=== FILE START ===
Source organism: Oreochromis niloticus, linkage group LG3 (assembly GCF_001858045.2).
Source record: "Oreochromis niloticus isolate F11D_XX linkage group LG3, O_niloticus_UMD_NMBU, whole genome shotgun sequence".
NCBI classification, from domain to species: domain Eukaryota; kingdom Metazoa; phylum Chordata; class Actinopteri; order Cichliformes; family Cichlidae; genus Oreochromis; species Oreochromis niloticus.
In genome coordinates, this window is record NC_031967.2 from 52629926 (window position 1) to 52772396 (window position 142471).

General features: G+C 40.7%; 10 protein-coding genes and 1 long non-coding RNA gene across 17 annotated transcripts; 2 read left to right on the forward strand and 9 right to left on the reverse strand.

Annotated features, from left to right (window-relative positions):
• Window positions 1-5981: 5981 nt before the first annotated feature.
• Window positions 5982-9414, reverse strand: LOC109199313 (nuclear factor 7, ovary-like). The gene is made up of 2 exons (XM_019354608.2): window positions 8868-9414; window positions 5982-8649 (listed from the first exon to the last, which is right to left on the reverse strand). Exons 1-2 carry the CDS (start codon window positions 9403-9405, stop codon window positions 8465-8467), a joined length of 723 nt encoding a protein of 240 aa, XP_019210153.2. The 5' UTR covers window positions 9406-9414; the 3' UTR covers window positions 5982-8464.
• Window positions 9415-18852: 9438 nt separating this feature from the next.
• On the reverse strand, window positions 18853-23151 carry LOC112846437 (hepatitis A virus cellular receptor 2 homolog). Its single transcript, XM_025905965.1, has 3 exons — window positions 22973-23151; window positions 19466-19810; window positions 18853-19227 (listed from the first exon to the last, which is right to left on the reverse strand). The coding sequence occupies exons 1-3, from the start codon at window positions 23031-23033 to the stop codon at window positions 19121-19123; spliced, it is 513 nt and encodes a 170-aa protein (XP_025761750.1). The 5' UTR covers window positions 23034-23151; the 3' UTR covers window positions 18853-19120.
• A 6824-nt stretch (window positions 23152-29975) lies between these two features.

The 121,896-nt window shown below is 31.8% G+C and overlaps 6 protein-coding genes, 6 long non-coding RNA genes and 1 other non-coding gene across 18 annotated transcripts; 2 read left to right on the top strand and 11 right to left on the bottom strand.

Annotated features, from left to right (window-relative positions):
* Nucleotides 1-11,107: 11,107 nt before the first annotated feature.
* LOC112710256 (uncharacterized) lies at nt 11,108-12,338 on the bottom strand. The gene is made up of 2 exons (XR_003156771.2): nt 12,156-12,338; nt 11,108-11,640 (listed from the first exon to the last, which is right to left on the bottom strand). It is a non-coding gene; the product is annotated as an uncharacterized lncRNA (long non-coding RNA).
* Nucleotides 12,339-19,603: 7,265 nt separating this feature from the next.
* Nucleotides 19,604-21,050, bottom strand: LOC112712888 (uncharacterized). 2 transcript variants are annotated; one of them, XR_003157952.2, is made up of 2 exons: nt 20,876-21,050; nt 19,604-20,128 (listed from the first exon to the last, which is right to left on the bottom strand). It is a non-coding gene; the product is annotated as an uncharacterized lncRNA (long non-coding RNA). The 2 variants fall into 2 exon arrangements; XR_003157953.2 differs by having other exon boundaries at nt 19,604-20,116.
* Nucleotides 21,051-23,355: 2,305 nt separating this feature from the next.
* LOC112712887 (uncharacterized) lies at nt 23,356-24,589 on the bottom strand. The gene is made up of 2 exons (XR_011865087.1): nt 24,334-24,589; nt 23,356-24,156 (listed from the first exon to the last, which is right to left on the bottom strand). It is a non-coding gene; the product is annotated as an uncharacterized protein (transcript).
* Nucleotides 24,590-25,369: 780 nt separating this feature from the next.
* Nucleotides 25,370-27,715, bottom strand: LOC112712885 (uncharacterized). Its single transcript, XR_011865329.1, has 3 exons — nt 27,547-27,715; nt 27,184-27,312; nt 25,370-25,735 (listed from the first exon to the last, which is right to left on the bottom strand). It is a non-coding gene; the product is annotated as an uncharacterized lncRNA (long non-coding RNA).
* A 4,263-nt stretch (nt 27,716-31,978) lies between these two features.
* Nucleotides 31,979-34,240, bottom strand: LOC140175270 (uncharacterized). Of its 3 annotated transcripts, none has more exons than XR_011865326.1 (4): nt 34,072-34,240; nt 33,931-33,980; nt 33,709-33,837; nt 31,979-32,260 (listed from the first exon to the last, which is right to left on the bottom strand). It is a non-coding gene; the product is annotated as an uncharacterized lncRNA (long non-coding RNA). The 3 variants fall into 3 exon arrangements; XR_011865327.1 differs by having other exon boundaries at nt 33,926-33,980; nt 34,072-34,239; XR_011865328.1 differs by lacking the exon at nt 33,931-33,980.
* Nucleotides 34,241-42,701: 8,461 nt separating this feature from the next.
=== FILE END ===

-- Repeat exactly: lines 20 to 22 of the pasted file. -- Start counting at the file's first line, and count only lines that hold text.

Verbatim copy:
* Nucleotides 24,590-25,369: 780 nt separating this feature from the next.
* Nucleotides 25,370-27,715, bottom strand: LOC112712885 (uncharacterized). Its single transcript, XR_011865329.1, has 3 exons — nt 27,547-27,715; nt 27,184-27,312; nt 25,370-25,735 (listed from the first exon to the last, which is right to left on the bottom strand). It is a non-coding gene; the product is annotated as an uncharacterized lncRNA (long non-coding RNA).
* A 4,263-nt stretch (nt 27,716-31,978) lies between these two features.